Archive for December 17th, 2004

Bank of the Treasury: A good (great?) proposal

December 17, 2004

Hold on to your seats! Get ready! I am about to say that the Government is proposing to do something which I think is good, maybe I think it is very good! Basically, it is one of the few proposals in the last five years that really attempts to tackle a structural problem in the Venezuelan economy. But let’s start at the beginning:


Currently, when the Government sends funds to any Government institution, office or Ministry, it orders the Venezuelan Central Bank to deposit the funds on behalf of that Government organization at a private bank. The Central Banks deposits typically a month or more of the institutions budget.


 


These Government’s organizations, typically deposit those funds in interest bearing accounts. Now, what is perverse about this is that 60% of the amount in deposits of the Venezuelan private banking system is invested in Government bonds and Treasury bills. Thus, the Government pays banks interest so that banks can pay a lower interest to Government organizations that have funds idle in the private banking system.


 


This is obviously quite perverse and inefficient. Perverse, because the Government is financing banks, so that banks can pay these Government institutions. While this had always happened in Venezuela, the difference is that these funds represented 4-5% of all deposits in the Venezuelan financial system five years ago, but represents 37.5% of deposits today! This is simply huge!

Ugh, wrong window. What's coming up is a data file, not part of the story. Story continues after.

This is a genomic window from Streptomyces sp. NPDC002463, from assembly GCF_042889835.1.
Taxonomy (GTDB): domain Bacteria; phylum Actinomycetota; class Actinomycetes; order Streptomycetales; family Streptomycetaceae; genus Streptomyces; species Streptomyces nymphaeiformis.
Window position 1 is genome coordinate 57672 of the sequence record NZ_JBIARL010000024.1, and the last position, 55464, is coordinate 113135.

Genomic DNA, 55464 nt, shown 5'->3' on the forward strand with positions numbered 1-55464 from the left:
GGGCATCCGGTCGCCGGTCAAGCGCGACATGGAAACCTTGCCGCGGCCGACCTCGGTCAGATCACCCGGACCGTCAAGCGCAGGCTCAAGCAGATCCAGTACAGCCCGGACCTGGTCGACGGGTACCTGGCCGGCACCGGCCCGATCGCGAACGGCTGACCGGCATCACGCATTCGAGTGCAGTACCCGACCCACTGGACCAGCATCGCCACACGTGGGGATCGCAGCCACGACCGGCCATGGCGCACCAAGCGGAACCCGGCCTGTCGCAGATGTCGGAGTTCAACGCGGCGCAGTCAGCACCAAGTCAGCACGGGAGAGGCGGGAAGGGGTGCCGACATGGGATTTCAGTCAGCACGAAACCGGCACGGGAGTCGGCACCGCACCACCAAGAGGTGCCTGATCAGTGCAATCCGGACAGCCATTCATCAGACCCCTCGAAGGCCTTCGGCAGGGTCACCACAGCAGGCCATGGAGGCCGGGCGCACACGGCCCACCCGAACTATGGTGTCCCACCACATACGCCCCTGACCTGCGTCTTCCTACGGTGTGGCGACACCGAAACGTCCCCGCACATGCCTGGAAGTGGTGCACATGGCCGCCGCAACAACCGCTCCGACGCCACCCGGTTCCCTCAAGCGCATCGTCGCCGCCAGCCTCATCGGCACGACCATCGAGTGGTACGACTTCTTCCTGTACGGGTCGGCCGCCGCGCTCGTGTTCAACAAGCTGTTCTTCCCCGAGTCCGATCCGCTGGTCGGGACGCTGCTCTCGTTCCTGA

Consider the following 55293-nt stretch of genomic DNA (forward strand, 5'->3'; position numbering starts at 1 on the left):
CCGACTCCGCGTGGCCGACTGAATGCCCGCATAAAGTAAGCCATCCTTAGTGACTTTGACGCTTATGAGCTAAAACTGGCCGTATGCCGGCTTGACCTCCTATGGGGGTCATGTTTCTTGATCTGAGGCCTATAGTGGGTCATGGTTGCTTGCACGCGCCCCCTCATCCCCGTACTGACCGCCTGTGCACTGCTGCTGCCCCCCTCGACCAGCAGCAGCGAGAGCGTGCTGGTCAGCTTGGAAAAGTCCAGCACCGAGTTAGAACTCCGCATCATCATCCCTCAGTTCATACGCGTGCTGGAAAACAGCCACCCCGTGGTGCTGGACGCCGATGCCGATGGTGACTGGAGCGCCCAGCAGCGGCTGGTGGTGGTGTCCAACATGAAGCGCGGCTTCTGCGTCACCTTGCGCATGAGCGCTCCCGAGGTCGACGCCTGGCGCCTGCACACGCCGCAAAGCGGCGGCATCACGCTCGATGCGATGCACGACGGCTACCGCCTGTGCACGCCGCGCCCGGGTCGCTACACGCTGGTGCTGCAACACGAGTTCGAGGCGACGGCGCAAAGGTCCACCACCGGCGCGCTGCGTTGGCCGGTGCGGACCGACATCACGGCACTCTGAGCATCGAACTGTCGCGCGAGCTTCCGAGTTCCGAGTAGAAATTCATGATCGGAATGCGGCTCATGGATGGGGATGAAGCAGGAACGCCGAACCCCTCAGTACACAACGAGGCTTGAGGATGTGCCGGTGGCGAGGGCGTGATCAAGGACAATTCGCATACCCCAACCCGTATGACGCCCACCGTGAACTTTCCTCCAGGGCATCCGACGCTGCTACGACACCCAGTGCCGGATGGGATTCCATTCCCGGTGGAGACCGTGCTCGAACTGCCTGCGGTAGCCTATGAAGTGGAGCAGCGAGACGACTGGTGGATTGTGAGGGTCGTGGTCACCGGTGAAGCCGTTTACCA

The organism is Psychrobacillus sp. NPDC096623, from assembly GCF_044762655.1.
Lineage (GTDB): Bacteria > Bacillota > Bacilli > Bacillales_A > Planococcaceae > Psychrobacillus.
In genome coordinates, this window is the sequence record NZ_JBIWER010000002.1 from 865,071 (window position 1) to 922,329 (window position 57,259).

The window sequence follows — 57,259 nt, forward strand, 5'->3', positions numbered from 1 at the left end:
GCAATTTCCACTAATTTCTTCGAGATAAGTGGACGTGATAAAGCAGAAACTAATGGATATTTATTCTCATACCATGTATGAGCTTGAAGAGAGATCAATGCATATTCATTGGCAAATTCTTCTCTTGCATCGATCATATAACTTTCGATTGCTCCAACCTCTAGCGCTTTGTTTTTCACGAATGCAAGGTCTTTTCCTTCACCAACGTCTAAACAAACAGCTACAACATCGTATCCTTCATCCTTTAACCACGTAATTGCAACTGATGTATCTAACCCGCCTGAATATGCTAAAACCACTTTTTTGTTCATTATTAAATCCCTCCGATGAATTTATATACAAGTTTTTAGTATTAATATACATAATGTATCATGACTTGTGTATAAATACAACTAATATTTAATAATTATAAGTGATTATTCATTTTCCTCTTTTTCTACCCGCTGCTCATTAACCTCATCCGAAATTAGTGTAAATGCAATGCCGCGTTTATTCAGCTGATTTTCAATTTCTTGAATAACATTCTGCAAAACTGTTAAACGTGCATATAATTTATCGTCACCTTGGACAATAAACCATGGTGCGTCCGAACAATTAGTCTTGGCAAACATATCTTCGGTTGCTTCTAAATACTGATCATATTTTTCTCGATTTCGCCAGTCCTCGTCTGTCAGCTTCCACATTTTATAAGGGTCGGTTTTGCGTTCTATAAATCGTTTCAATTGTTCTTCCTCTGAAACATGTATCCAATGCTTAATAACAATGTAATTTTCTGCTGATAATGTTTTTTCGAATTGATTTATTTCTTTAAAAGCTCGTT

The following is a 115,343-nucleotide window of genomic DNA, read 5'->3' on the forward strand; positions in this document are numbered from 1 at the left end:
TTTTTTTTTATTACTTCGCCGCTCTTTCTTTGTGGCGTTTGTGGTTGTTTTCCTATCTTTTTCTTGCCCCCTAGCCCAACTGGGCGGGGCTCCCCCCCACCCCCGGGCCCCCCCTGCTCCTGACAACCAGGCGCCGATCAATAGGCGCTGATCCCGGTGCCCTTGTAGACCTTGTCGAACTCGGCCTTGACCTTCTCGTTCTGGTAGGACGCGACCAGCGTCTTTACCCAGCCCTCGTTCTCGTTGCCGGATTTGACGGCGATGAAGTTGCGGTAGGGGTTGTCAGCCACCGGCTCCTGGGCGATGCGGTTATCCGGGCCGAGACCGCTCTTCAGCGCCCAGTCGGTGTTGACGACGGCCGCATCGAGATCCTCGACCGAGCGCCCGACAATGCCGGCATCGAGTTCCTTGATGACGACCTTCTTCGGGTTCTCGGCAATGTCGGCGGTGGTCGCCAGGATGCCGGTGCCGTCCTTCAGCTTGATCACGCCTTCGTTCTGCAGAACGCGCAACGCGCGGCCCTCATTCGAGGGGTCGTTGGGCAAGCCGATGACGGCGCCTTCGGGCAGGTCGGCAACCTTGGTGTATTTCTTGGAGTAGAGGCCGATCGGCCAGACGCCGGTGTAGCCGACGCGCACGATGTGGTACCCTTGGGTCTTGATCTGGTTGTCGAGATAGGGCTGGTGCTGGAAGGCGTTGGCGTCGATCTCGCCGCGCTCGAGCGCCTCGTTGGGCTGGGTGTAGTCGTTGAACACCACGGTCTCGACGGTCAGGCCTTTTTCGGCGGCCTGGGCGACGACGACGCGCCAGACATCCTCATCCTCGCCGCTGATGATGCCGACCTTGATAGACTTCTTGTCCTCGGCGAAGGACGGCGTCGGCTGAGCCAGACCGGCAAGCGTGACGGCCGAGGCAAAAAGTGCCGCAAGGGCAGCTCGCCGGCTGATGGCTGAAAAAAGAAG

But it gets worse, since Government officials have discretionary power over which banks these funds are deposited in, this ahs become one of the largest sources of corruption in Venezuela today. Many banks, I will not mention names, actually pay commissions to Government officials, treasurers and administrators to divert deposits their way, whether they pay the highest interest or not. So, this is a huge business for private banks, which coincidentally have been making obscenely huge profits in the last few years. Now, not all banks play this game, but there is a large group of banks whose deposits have grown rapidly in the last few years.


 


To give you an idea of orders of magnitude, deposits in the banking system are like US$ 17 billion of which about 40% receives interest. However, man time Government institutions do not deposit directly but do a repo (Repo= Repurchase agreement. A financial institution “sells” a financial instrument to someone with an agreement to repurchase it at a future date) with the bank, some that the bank does not have to reserve in the Central Bank. So, rough numbers, we are probably talking about a total of US$ 30 billion with 40% owned by Government institutions or some US$ 12 billion. Now, spreads are typically 8-9% in the banking system, so we are talking about roughly a billion US$ I n revenues for the banks, A very nice piece of change, worth fight for…and paying for.


 


What the Government proposes to do is to create the Bank of the Treasury that would replace the Central Bank in these activities. Thus, institutions will not get their money until they need to use it. This will reduce the financing needs of the Government as it will be able to reduce the amount of debt issued in local currency and will allow for the more efficient use of Government resources.